Today, Garlic is totally accepted into the Australian cuisine and as much liked as the much beloved brown coconut encrusted Lamington cake during those earlier times. Indeed, we now enjoy food from all corners of the world. Vive le difference is now our catchcry.

The banana and Devon sandwich pervasively permeated primary schools remain a curious remnant from the past,

as was the final jettisoning of the White Australia Policy.

 

The Banana skin on the Doorstep of our Lives

July 1, 2013

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You either do what you want to do or spend your life just waiting for week-ends to come around. I think that pearl of wisdom might have come from a successful Austrian or Moldavian philosopher inside a mountain cave deep in thought and wholly absorbed in ‘Weltanschauung’ contemplation of the importance of doing nothing much except occasionally sweep out his cave.

It is all in the broom, some say. The broom that sweeps our lives of all the debris that never found any use in our lives. Lately I noticed the debris building up again. Has anyone noticed that shops now try and sell even more with big discounts on multiple items? You are urged to buy six loaves of bread and get 50 cents off for doing so. The latest that caught my eye is to buy scissors in packets of six. Six scissors?

What is there to cut still? Do peoples cut the cloth for a twin set or blouse, make boys trousers? My mum was a fervent cutter and sewer of the cloth with one of those pedal sewing machines. It was a ‘Singer’. Her feet would go up and down so fast; today it would be seen as an early form of rap-dancing beating the BigBang boys or even a Moon Walk.

My mum had one pair of scissors her whole life. Sometimes a man on a bike would come along. The bike would be put on its stand and knifes and scissors would be sharpened by him peddling the bike that drove a round sharpening stone on top of the handle bars.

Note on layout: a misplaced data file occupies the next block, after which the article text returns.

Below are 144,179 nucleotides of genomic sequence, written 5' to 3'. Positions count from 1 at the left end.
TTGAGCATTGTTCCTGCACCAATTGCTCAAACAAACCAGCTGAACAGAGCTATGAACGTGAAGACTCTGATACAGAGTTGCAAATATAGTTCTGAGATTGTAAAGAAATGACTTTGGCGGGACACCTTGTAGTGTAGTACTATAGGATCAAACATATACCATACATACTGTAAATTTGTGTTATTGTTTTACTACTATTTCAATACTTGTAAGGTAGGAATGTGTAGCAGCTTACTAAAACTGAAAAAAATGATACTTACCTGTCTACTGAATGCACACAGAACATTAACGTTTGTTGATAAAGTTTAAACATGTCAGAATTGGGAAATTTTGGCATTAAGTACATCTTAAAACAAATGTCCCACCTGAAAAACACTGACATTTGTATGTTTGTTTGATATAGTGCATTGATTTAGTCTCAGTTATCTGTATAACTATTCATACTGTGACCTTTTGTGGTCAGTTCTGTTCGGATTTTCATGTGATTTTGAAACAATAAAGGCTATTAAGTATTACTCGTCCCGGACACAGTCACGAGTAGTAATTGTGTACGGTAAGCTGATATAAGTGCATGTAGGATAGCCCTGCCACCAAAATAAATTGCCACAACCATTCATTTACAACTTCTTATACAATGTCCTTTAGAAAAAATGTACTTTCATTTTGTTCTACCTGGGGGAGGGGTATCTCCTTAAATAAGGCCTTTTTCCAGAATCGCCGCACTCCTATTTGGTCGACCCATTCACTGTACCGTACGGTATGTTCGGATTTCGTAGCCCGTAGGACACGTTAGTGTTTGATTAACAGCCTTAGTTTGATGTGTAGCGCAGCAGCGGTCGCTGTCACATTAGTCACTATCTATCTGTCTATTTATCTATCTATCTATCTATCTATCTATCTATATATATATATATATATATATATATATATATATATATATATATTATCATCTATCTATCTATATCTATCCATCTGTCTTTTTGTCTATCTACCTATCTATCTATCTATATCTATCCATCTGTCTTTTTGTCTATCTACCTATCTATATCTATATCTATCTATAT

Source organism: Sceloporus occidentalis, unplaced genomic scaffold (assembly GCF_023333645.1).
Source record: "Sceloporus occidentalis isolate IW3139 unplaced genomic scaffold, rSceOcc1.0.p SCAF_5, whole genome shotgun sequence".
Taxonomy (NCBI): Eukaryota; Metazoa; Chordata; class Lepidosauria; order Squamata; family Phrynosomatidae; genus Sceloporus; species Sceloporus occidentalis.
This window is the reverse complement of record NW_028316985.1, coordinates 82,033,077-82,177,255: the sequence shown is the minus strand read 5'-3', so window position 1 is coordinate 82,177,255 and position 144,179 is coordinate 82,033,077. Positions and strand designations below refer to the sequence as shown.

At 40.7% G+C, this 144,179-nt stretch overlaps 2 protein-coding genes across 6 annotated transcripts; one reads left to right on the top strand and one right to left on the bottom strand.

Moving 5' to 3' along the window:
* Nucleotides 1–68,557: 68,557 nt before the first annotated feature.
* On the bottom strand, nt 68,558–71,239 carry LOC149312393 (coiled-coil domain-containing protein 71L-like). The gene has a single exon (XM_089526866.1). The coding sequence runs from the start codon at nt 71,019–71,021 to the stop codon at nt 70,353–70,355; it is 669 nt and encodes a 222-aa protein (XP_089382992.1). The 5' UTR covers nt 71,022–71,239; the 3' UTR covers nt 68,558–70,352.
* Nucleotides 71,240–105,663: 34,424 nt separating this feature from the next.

This sharpening device has never been improved since. In any case nothing gets sharpened anymore. People chuck it all out and buy multiple sets of knives and scissors, six at the time. The happy shopper comes home with six loaves of bread and six pairs of scissors. It fills their lives, gives substance to an existence so thread bare that my mum’s Singer could well be in for a revival.

Those ideas of the past don’t easily let go. How come that people were more connected with sharpening knifes or scissors? Even enameled pots and pans were repaired with patches put into bottoms when rust had worked a pin-hole into them. Of course, it is nice we can afford to buy stainless steel that doesn’t’ rust but do we need to be so much on the rampage to consume? Why not take pride in a saucepan that has cooked meals for decades on end and try and keep it going as long as possible.

We used to have kind, friendly and benevolent relationships with all sorts of utensils. My mum’s green enameled milk bucket at the bottom of the stairs used to get filled by the milkman when ordered by my mum from above shouting ‘three liters to-day, please”. That bucket experienced entire generations of kids growing up. I can’t remember if this bucket followed us to Australia but I would like to think it did.

Our housed are now so full of everything. Cupboards piling over, scissors behind settees, drawers full of knives with a giant butcher block blocking access to the kitchen. Ikea boxes in the garbage bin. An Allen key looking forlorn, just cast away with all the other debris. We are groaning with debris.

We need a new broom.